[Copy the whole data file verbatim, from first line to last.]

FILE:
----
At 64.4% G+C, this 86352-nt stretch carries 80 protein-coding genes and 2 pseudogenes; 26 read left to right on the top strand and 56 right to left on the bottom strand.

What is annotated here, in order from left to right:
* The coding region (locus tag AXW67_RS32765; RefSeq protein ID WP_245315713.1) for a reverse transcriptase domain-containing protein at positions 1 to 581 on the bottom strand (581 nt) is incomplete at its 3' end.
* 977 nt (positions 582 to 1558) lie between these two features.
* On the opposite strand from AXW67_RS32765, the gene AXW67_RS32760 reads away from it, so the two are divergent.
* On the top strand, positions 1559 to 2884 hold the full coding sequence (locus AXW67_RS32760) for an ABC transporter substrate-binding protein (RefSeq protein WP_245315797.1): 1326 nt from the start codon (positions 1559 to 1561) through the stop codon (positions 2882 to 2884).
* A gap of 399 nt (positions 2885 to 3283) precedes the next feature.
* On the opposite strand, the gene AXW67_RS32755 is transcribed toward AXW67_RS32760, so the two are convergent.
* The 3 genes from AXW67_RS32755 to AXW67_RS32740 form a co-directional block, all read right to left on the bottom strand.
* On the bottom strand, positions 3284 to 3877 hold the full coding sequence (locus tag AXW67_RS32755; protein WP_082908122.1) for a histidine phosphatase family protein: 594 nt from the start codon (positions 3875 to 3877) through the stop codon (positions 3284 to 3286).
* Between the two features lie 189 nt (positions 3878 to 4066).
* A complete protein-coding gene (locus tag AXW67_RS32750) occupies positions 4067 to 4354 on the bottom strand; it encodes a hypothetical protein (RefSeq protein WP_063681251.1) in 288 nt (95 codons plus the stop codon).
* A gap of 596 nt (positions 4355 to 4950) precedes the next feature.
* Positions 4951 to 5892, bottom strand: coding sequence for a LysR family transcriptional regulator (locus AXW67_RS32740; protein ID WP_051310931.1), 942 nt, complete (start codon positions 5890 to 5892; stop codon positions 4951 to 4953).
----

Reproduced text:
At 64.4% G+C, this 86352-nt stretch carries 80 protein-coding genes and 2 pseudogenes; 26 read left to right on the top strand and 56 right to left on the bottom strand.

What is annotated here, in order from left to right:
* The coding region (locus tag AXW67_RS32765; RefSeq protein ID WP_245315713.1) for a reverse transcriptase domain-containing protein at positions 1 to 581 on the bottom strand (581 nt) is incomplete at its 3' end.
* 977 nt (positions 582 to 1558) lie between these two features.
* On the opposite strand from AXW67_RS32765, the gene AXW67_RS32760 reads away from it, so the two are divergent.
* On the top strand, positions 1559 to 2884 hold the full coding sequence (locus AXW67_RS32760) for an ABC transporter substrate-binding protein (RefSeq protein WP_245315797.1): 1326 nt from the start codon (positions 1559 to 1561) through the stop codon (positions 2882 to 2884).
* A gap of 399 nt (positions 2885 to 3283) precedes the next feature.
* On the opposite strand, the gene AXW67_RS32755 is transcribed toward AXW67_RS32760, so the two are convergent.
* The 3 genes from AXW67_RS32755 to AXW67_RS32740 form a co-directional block, all read right to left on the bottom strand.
* On the bottom strand, positions 3284 to 3877 hold the full coding sequence (locus tag AXW67_RS32755; protein WP_082908122.1) for a histidine phosphatase family protein: 594 nt from the start codon (positions 3875 to 3877) through the stop codon (positions 3284 to 3286).
* Between the two features lie 189 nt (positions 3878 to 4066).
* A complete protein-coding gene (locus tag AXW67_RS32750) occupies positions 4067 to 4354 on the bottom strand; it encodes a hypothetical protein (RefSeq protein WP_063681251.1) in 288 nt (95 codons plus the stop codon).
* A gap of 596 nt (positions 4355 to 4950) precedes the next feature.
* Positions 4951 to 5892, bottom strand: coding sequence for a LysR family transcriptional regulator (locus AXW67_RS32740; protein ID WP_051310931.1), 942 nt, complete (start codon positions 5890 to 5892; stop codon positions 4951 to 4953).